The High Commission of India is an important agency to foster interest towards Hindi in Trinidad, according to Sunita Pahuja, second secretary, Hindi and Culture. Under its various schemes for promoting Hindi, the High Commission has been running Hindi teaching classes for the past 20 years, and during this period more than 10,000 people of various ethnic and cultural backgrounds have become graduates who can now speak, understand, read and write Hindi. Two new centres will be opened in September as well. They are the Kabir Updesh Ashram in Freeport, and Bharat Seva Sangh Ashram in Felicity, Pahuja said.
At present, the High Commission of India is running seven centres across Trinidad. These are in Port-of-Spain, Caroni, Divali Nagar, San Fernando, Sangre Grande, Valsayn and Debe. Two more centres are likely to open this year-at Kabir Updeshashram, Freeport, and Bharat Sewa Sangh Ashram, Felicity. Classes are held in the evening to facilitate the working people who aspire to learn Hindi, Pahuja added. Teachers at these centres have been imparted training at the High Commission of India over the past years by the Hindi professors sponsored by ICCR, India, and these teachers have been teaching for approximately 20 years now. Some India-based teachers also render their services voluntarily for strengthening the conversation aspect in the classes, Pahuja revealed.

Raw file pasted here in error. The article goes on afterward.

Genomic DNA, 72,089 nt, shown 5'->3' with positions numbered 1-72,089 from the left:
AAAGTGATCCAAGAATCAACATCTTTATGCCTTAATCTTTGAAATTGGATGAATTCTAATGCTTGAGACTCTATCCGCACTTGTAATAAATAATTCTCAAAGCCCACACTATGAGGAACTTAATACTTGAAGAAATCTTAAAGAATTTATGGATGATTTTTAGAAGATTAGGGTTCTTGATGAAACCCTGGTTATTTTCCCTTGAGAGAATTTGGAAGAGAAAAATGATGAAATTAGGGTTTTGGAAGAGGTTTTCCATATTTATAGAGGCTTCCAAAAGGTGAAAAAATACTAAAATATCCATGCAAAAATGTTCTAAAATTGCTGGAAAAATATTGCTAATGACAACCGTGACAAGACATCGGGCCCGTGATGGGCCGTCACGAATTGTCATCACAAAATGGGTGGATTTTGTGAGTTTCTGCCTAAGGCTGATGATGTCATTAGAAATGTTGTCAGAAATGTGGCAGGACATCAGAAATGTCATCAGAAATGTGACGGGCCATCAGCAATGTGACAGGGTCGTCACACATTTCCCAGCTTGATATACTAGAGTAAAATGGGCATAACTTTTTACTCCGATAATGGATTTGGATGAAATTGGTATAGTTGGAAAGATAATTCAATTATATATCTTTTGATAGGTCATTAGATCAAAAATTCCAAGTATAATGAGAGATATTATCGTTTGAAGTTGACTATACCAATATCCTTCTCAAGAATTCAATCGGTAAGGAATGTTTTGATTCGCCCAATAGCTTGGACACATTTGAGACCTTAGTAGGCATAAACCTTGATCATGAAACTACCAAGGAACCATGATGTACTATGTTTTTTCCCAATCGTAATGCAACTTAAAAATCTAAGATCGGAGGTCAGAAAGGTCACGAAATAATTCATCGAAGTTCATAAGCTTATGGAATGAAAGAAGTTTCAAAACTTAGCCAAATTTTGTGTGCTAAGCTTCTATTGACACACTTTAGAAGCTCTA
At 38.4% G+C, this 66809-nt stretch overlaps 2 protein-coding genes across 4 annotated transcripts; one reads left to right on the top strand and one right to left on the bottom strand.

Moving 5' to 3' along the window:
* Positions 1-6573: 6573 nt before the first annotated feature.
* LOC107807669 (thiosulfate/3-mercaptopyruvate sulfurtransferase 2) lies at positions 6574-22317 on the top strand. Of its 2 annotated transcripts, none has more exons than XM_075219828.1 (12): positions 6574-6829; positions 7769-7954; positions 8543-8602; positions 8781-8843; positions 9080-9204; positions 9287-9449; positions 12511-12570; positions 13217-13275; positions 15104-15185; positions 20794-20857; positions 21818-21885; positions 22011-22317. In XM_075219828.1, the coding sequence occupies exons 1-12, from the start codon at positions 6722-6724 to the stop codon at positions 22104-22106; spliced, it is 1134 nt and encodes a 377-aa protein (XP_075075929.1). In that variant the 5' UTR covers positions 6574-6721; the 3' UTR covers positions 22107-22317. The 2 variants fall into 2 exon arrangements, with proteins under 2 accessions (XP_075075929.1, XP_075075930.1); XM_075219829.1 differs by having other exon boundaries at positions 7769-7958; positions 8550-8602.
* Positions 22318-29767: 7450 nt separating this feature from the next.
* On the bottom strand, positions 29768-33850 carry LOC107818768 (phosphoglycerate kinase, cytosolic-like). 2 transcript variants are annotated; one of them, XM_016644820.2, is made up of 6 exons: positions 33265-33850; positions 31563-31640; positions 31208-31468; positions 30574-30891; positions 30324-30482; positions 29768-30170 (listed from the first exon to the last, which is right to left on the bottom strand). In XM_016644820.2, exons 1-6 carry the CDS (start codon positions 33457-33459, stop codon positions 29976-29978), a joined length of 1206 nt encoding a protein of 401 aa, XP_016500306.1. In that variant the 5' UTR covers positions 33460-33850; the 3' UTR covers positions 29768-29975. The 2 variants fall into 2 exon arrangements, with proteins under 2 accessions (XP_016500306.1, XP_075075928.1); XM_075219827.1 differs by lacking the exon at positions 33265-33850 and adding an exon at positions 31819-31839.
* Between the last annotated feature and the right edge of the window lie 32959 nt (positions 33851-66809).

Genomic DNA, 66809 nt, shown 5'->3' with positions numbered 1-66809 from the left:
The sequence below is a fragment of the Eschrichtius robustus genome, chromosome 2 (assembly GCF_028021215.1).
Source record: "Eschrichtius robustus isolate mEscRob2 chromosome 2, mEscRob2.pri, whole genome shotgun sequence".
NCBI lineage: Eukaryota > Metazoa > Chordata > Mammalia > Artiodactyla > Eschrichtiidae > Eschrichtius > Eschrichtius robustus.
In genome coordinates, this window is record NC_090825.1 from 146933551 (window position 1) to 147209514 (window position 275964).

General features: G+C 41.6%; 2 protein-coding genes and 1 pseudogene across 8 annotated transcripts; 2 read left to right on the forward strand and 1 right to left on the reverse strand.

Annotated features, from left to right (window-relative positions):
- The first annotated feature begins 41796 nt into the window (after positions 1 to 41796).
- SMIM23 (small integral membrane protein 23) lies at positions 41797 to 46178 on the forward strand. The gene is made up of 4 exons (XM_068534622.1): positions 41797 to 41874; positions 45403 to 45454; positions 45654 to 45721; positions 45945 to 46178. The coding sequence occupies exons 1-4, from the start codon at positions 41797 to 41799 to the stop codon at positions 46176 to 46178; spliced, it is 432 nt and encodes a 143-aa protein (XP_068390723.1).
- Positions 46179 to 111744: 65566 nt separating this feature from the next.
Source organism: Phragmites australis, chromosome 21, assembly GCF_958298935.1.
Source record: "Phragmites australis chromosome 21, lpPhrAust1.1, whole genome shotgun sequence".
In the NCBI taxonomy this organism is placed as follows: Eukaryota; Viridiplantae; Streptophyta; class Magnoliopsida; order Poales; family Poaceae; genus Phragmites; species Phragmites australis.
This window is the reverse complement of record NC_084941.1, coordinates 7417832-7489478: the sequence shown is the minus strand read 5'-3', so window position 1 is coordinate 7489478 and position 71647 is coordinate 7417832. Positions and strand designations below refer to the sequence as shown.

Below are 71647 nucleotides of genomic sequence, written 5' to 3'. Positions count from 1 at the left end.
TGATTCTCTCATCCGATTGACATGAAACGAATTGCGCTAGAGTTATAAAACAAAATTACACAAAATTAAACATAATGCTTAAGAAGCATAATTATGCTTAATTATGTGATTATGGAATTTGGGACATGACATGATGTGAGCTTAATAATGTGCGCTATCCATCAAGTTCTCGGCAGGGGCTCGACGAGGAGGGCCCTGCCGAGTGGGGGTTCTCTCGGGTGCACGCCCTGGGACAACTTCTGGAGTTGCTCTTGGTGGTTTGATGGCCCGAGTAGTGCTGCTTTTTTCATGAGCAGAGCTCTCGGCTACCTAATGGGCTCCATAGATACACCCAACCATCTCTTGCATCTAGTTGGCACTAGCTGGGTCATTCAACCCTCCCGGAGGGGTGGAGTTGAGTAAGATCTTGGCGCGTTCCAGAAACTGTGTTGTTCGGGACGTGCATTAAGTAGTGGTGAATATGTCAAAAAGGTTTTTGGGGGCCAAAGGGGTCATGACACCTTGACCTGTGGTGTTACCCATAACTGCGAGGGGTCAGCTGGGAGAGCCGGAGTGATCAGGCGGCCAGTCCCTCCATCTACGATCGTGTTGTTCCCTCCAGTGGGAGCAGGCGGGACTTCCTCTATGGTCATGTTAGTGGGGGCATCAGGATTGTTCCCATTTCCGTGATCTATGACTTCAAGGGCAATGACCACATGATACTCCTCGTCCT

The High Commission of India provides resource material for these classes such as Hindi books, CDs, online programmes, etc. Competitions for various activities to promote Hindi learning are also organised and prizes are distributed on Hindi Day (September every year) and World Hindi Day (January every year). The certificates for these exams are given away at a grand celebration at India House on Hindi Day. The best three students are also awarded cash prizes by Bank of Baroda. Students of these classes also get an opportunity to showcase their Hindi singing, speaking and comprehension abilities during these celebrations. Pahuja said: "Hindi classes are conducted at three levels, Beginners, Intermediate and Advanced. Those completing the Advanced level become eligible to apply for a scholarship course of Hindi study in India for which international fares are borne by Government of India."
Two students-Alisha Khan and Vasudev Seeram-have availed this scholarship and completed their Hindi study successfully in the year 2010-11. Four candidates have been selected for the year 2011-12 under the scheme of "Propagation of Hindi Abroad." The scheme is administered by the Kendriya Hindi Sansthan, Agra, under the Ministry of Human Resource Development, Government of India. Students can also apply for correspondence courses from Central Hindi Directorate, India. which are offered at four levels: certificate, diploma, advanced diploma and post advanced diploma.